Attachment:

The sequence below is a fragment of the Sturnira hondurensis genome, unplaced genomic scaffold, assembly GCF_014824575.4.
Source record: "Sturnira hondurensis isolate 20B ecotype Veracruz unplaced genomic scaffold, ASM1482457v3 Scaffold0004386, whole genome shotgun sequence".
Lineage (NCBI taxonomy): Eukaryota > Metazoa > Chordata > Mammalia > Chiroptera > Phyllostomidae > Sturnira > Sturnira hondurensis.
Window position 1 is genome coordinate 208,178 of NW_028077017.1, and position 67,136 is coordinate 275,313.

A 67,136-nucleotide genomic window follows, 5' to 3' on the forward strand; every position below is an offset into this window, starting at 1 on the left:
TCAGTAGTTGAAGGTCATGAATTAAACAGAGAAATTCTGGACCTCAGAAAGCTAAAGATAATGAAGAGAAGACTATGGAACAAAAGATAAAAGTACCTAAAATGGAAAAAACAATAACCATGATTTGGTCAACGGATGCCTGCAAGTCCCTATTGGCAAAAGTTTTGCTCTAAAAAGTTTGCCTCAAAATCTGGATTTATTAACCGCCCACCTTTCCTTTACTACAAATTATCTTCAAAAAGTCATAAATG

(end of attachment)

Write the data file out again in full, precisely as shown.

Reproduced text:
The sequence below is a fragment of the Sturnira hondurensis genome, unplaced genomic scaffold, assembly GCF_014824575.4.
Source record: "Sturnira hondurensis isolate 20B ecotype Veracruz unplaced genomic scaffold, ASM1482457v3 Scaffold0004386, whole genome shotgun sequence".
Lineage (NCBI taxonomy): Eukaryota > Metazoa > Chordata > Mammalia > Chiroptera > Phyllostomidae > Sturnira > Sturnira hondurensis.
Window position 1 is genome coordinate 208,178 of NW_028077017.1, and position 67,136 is coordinate 275,313.

A 67,136-nucleotide genomic window follows, 5' to 3' on the forward strand; every position below is an offset into this window, starting at 1 on the left:
TCAGTAGTTGAAGGTCATGAATTAAACAGAGAAATTCTGGACCTCAGAAAGCTAAAGATAATGAAGAGAAGACTATGGAACAAAAGATAAAAGTACCTAAAATGGAAAAAACAATAACCATGATTTGGTCAACGGATGCCTGCAAGTCCCTATTGGCAAAAGTTTTGCTCTAAAAAGTTTGCCTCAAAATCTGGATTTATTAACCGCCCACCTTTCCTTTACTACAAATTATCTTCAAAAAGTCATAAATG